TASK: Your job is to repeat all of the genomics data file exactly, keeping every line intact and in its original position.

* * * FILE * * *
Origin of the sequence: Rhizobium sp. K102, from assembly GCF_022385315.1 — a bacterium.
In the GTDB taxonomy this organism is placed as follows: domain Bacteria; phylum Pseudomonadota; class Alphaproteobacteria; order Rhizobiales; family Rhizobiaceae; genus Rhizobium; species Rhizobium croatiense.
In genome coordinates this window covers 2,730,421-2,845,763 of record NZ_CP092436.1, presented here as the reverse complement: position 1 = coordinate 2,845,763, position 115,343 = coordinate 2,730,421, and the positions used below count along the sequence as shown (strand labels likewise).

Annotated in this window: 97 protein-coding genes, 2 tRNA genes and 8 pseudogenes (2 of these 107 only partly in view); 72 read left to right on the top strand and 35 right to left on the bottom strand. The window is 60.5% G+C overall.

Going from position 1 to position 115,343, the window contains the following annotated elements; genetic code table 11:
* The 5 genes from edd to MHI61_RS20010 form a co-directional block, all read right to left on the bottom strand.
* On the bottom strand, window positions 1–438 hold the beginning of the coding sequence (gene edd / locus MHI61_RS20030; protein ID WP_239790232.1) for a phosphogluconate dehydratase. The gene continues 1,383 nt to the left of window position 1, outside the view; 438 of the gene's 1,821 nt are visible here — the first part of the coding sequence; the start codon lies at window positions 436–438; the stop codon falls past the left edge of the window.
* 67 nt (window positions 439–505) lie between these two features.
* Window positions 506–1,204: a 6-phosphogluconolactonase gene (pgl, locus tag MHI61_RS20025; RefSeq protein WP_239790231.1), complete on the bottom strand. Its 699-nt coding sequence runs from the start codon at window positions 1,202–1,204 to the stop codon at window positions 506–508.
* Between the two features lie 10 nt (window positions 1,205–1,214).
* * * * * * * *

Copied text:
Origin of the sequence: Rhizobium sp. K102, from assembly GCF_022385315.1 — a bacterium.
In the GTDB taxonomy this organism is placed as follows: domain Bacteria; phylum Pseudomonadota; class Alphaproteobacteria; order Rhizobiales; family Rhizobiaceae; genus Rhizobium; species Rhizobium croatiense.
In genome coordinates this window covers 2,730,421-2,845,763 of record NZ_CP092436.1, presented here as the reverse complement: position 1 = coordinate 2,845,763, position 115,343 = coordinate 2,730,421, and the positions used below count along the sequence as shown (strand labels likewise).

Annotated in this window: 97 protein-coding genes, 2 tRNA genes and 8 pseudogenes (2 of these 107 only partly in view); 72 read left to right on the top strand and 35 right to left on the bottom strand. The window is 60.5% G+C overall.

Going from position 1 to position 115,343, the window contains the following annotated elements; genetic code table 11:
* The 5 genes from edd to MHI61_RS20010 form a co-directional block, all read right to left on the bottom strand.
* On the bottom strand, window positions 1–438 hold the beginning of the coding sequence (gene edd / locus MHI61_RS20030; protein ID WP_239790232.1) for a phosphogluconate dehydratase. The gene continues 1,383 nt to the left of window position 1, outside the view; 438 of the gene's 1,821 nt are visible here — the first part of the coding sequence; the start codon lies at window positions 436–438; the stop codon falls past the left edge of the window.
* 67 nt (window positions 439–505) lie between these two features.
* Window positions 506–1,204: a 6-phosphogluconolactonase gene (pgl, locus tag MHI61_RS20025; RefSeq protein WP_239790231.1), complete on the bottom strand. Its 699-nt coding sequence runs from the start codon at window positions 1,202–1,204 to the stop codon at window positions 506–508.
* Between the two features lie 10 nt (window positions 1,205–1,214).